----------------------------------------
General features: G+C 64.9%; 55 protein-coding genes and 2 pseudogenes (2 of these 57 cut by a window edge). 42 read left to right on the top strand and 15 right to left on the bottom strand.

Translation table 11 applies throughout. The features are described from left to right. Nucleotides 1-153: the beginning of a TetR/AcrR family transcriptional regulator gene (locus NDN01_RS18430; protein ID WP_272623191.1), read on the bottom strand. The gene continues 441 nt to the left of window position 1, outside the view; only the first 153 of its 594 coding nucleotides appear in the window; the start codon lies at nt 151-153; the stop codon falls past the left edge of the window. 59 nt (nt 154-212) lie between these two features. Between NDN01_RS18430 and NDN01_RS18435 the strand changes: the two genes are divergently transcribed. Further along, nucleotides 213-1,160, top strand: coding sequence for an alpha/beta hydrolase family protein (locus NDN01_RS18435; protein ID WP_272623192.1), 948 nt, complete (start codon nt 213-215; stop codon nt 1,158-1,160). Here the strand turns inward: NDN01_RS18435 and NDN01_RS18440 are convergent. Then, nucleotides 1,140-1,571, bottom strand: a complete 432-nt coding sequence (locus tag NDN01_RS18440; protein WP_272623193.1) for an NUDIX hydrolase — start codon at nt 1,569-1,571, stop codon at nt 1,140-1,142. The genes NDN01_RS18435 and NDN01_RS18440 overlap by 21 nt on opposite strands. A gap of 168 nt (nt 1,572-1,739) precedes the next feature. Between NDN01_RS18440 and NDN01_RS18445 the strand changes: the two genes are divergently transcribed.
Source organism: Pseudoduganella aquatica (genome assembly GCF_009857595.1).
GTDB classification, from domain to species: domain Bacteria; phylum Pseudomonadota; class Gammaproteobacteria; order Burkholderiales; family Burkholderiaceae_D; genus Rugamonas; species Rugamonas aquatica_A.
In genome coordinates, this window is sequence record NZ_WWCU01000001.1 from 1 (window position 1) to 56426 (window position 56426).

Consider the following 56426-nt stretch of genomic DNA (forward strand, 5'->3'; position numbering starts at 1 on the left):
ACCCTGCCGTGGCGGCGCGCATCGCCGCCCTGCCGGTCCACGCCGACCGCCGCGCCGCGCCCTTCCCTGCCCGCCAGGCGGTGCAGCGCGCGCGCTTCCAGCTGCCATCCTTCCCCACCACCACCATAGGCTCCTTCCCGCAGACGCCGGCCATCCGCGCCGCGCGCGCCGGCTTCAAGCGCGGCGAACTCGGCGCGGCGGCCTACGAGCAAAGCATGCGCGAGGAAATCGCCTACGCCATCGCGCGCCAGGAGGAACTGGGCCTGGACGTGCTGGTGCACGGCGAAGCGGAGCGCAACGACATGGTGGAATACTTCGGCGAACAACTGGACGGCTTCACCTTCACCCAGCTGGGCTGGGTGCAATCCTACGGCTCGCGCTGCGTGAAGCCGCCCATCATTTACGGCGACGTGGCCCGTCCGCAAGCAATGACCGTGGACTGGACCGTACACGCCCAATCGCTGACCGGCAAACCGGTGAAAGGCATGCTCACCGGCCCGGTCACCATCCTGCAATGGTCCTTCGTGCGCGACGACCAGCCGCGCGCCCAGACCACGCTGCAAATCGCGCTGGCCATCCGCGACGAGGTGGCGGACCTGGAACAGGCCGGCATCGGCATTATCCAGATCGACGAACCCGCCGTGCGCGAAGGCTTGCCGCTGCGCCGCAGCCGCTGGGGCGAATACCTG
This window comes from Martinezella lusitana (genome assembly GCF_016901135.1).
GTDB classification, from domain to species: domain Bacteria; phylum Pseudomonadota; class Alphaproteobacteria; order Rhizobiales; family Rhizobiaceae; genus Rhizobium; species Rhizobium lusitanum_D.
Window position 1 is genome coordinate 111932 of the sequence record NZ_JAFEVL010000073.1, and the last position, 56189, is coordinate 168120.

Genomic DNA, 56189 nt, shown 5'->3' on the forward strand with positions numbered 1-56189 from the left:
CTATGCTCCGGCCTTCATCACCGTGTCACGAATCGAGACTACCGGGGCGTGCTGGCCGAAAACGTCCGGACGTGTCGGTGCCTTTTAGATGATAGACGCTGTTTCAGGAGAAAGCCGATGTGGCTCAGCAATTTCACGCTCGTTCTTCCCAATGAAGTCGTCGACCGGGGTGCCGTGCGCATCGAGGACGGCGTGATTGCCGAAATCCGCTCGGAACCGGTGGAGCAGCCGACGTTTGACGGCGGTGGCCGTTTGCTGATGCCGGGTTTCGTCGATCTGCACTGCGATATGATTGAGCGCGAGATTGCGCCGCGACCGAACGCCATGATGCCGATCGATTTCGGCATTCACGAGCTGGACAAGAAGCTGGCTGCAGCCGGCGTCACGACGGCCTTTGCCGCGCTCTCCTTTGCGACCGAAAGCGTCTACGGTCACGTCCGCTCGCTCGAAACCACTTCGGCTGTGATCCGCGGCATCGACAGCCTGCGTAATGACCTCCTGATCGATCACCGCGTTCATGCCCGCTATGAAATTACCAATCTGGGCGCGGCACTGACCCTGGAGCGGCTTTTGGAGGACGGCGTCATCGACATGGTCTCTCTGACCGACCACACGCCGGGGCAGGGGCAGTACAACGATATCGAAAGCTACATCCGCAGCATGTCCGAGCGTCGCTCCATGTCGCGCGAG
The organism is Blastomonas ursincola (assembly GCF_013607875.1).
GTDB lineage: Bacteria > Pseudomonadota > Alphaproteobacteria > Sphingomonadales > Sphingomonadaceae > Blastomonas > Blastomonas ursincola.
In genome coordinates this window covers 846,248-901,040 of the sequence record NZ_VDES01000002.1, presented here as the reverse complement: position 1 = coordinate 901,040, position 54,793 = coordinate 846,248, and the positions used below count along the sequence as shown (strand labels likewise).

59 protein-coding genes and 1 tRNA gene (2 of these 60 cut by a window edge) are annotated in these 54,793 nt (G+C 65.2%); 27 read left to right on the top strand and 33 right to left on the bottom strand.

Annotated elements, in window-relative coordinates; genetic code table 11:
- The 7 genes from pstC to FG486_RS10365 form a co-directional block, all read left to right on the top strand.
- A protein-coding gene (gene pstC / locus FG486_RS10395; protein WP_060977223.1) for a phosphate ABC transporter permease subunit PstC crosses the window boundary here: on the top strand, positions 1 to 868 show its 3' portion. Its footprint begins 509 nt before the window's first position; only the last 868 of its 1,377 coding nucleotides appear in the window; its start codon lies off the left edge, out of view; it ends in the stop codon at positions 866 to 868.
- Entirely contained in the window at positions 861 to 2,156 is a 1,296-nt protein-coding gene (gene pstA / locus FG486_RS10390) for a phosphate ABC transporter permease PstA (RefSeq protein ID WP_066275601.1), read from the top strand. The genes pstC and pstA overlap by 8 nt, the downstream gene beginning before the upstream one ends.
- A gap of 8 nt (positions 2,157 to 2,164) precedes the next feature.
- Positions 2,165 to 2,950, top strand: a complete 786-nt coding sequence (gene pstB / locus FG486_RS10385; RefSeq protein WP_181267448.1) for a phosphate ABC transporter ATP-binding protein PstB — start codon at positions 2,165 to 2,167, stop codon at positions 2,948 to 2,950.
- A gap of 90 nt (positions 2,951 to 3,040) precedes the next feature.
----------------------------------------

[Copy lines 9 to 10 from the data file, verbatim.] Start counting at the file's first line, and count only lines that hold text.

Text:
GTDB classification, from domain to species: domain Bacteria; phylum Pseudomonadota; class Alphaproteobacteria; order Rhizobiales; family Rhizobiaceae; genus Rhizobium; species Rhizobium lusitanum_D.
Window position 1 is genome coordinate 111932 of the sequence record NZ_JAFEVL010000073.1, and the last position, 56189, is coordinate 168120.